You get that cult following by staying true to yourself. You know, never conforming. Always staying true. The people that support you in the beginning. Those people they watch your growth. The real hard-core fans. They know when we growing, when we trying to change up on them. I just walk that line. Keep that balance.

Do you think you risk alienating your hardcore fans if you do things like chase radio play?

You know what, I don’t really know what that is really, chasing radio play. I just make songs. All that shit is oblivious to me. I just make records. Stay relevant. As long as I’m relevant to the game that’s all that matters. As long as my music is relevant to the game, it’s needed. I’m glad you can never put me in a box.

Well you are one of the most adaptable rappers around. Really versatile career. Pinata was completely different to anything you had put out before. Is there a change in direction on Shadow of a Doubt?

Yeah there’s definitely a change in direction. I didn’t want to make the same album that I did with Pinata. I can only make that with Madlib. Basically, making an album with Madlib made me sharper lyrically.

His beats are so hard to fit.

Right. So I can go in on tracks on Shadow of a Doubt and spit, you know what I mean. I’m the most versatile rapper out. I can do a song like Careless and in turn I can do a song like Extradite.

And you play across both sides of the game. You can do a song with Ransom, and you can do a song with Young Thug. Speaking of Shadow of a Doubt, that album was released on your label ESGN – how important is independence for you?

It’s super important. I mean shit man, I sold crack to get here. I sold heroin to get here. Before everybody closed the door on me. Nobody wanted to help me out. No label wanted to give me a situation. I had to do everything I had to do get me where I’m at. So now I own everything. And now I’m on a world tour. Without a record label. Without a radio hit. Without anything. That speaks volumes to the type of work I do. It’s quality work.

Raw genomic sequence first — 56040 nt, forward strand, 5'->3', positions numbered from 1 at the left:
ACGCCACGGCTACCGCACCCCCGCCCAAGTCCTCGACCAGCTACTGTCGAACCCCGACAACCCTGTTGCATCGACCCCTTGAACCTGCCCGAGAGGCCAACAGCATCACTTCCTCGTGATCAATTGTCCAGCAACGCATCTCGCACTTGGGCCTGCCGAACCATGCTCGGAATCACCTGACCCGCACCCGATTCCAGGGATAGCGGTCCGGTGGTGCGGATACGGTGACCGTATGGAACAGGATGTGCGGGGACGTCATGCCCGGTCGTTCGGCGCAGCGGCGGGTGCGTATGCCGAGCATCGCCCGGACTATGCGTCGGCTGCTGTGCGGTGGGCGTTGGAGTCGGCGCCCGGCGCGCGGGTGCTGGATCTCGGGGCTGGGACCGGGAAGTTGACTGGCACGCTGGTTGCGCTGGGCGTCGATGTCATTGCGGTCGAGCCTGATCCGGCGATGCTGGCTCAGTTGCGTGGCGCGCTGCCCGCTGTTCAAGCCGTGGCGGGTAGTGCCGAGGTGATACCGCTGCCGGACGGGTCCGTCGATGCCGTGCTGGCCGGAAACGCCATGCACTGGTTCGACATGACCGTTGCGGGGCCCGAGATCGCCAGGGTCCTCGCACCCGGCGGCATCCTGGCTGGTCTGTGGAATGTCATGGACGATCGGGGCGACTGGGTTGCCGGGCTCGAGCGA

Do you think nowadays it’s better for a musician to be independent? It’s become easier to have independence – having a record deal means less now?

Way less. And I think that I’ve been of the key people, I’ve been at the forefront, of devaluing the record label – so to speak. When everybody wanted to sign me, that was great for me. But who knows, if I had signed – I took hella meetings. Hundreds. In the past 5 or 6 years. Hundreds of label meetings. Every fucking month. But if I was to sign with one of them, I wouldn’t be in the position I am in right now.

The longevity of your career as well. You haven’t burnt out.

 Yeah. I could go for another 20 years, all because I didn’t sign with a record label.

On that, do you think future rappers are going to copy the Freddie Gibbs formula of independence?

I think a lot of people already are. Guys like Lyor Cohen and Tod Mascowitz and all, they admire my tactics. They tried to sign me too, so they know my tactics. I think they implement a little bit of that into their record label that they have at 300 [Entertainment] man. The things they do with Fetty Wap, and you know, Young Thug. Like I said, I burst out here you know ’08, ’09 and in 2010 I was on the XXL cover – all of that came from tactics that people are using today. With the Internet. With putting out the free music. I created a lot of that.

Speaking of tactics and sales and independence – was the November release date of Shadow of a Doubt part of a strategy to release outside the normal sales periods?

Me releasing it in November, that was just me wanting to put some music out. At the end of the year, I just think the world needed some more Freddie Gibbs music. And I got a tour off it, so I mean, shit, me putting that out was kind of critical. It’s all about timing. Putting a piece of music out there, as a businessman, it worked out perfectly. The album’s selling well, so it’s doing good.